As much as I like General Conference, I have to admit it started off on the wrong foot as the prophet and apostles, who should be leading the charge for liberty and agency (which are the same thing), instead opted to continue giving into fear of a virus that's no more dangerous than the flu. They closed Conference to the public once again, social distanced, wore masks, and in Elder Gong's case self-isolated after a potential exposure. I was not impressed. I expect the Lord's anointed to set a better example for us.
Favorite talk from Saturday morning session
President Dallin H. Oaks nailed it. First of all, I love how he didn't even try to hide his disgust with the current state of American political discourse. I don't either. Right now I'm teaching my students to accurately summarize and thoughtfully engage with ideas they may or may not agree with, and this past week I literally brought up the presidential debate as an example of why this is important. "Someday when you run for president," I said, mostly addressing my female students because Lord knows we don't need yet another white male president, "you can hold this country to a higher standard."
President Oaks condemned the rioting and violence that's been going on in the United States, and that didn't offend me since I've never supported the rioting and violence. I do understand the place of profound pain that it's coming from, and I did laugh when I told a friend that some people in Salt Lake flipped over a police car and set it on fire and without missing a beat she said "Well, roast pork is good", and I do think it's beyond ridiculous that those people are already facing life in prison for destroying an inanimate object while George Floyd's murderers haven't even gone to trial yet and Breonna Taylor's murderers just got a slap on the wrist for sending some stray bullets into a white family's apartment wall, but I don't support the rioting and violence.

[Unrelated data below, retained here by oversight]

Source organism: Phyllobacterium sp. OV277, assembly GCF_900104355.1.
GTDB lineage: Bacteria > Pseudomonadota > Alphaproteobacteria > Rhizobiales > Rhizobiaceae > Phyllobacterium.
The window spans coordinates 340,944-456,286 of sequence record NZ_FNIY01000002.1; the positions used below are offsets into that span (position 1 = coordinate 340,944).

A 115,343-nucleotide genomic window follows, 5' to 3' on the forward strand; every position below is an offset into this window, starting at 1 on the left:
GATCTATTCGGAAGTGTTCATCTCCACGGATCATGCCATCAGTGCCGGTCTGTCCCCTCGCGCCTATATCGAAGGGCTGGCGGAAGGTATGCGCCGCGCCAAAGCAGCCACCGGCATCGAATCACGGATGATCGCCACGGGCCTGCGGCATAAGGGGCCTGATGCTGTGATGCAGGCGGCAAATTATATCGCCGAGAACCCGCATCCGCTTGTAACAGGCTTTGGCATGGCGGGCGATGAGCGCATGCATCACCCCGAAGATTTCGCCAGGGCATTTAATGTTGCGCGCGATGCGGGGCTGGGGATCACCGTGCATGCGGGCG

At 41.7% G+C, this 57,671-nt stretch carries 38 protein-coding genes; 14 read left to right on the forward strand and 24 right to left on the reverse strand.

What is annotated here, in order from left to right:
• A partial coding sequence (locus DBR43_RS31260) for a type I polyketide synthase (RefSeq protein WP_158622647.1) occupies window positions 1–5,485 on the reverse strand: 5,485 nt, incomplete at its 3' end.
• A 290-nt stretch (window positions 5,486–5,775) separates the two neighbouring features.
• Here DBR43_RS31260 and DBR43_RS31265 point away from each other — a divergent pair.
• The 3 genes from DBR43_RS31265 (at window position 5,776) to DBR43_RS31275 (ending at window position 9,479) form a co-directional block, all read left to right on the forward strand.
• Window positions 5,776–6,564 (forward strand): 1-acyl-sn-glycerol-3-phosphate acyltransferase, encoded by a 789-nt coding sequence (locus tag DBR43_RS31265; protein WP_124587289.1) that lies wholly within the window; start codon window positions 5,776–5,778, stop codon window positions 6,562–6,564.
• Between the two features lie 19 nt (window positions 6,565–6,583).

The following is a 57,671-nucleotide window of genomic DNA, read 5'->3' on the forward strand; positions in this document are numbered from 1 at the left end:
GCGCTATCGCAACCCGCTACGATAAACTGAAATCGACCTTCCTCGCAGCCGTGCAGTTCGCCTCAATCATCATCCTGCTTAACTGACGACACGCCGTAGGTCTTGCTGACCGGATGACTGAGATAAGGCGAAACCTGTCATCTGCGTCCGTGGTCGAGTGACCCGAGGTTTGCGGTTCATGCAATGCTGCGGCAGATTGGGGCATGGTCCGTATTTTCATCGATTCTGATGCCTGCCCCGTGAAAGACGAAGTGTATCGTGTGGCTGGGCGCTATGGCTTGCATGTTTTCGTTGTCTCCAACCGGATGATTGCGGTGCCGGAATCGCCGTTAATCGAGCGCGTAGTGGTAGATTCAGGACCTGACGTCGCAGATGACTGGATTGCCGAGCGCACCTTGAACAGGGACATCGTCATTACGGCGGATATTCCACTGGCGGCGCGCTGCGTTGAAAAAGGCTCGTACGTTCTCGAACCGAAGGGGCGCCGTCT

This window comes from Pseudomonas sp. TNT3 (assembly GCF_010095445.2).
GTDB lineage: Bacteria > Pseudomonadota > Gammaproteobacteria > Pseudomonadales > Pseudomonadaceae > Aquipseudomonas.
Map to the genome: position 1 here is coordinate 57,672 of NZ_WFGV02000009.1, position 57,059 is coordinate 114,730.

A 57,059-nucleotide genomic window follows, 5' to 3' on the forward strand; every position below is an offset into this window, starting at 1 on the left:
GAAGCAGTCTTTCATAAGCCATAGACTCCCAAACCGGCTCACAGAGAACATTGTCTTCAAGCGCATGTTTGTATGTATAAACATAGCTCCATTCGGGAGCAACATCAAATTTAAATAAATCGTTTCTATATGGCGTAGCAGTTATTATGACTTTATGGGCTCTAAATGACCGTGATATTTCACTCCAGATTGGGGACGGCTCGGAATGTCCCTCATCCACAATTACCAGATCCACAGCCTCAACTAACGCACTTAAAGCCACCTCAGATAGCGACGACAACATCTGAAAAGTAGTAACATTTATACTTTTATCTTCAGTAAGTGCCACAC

So I really appreciated it when he went on to put a lot of people in their place, specifically the people who have unilateral condemned all the peaceful protests and pretended that racism is no longer an issue. It reminds me of the time a few years ago when I participated in a protest against Trump's Musl- er, refugee ban, and then went to church and listened to some idiot bear his testimony that the protests were part of the wickedness of the last days. Protesting, Elder Oaks said, is a constitutionally protected right and an acceptable way to push for change against unjust laws and abuses of power, which, Elder Oaks said, have occurred. (Emphasis in original.) It shouldn't take a legal scholar of his calibre to point that out, but here we are. He called on the United States and members of The Church of Jesus Christ of Latter-day Saints to do better at rooting out racism. It was a breath of fresh air for many of my black brothers and sisters who have yearned for the Church to talk about these things more.
Elder Oaks, if not for the distance between us, the pandemic going on, and our socially constructed guidelines on acceptable modes of expression for same-sex platonic love, I could kiss you.
Favorite talk from Saturday afternoon session
Elder William K. Jackson, with a nice swinging cadence to his speech that one doesn't often get in this venue, spoke about how cultural diversity is awesome and how joining the Church doesn't mean giving up your culture. I'm big on cultural diversity, I love the rare occasions when I'm not surrounded by people who look and dress and talk like me, and I dream of a day when all white Saints in Utah can tell the difference between their cultural preferences (white shirts, no facial hair, boring music, etc.) and the actual gospel of Jesus Christ. Last year a black temple worker in Payson was told he couldn't be a temple worker if he had dreadlocks, but then the temple president checked with church headquarters and found out there's nothing wrong with a temple worker having dreadlocks, so that was very promising.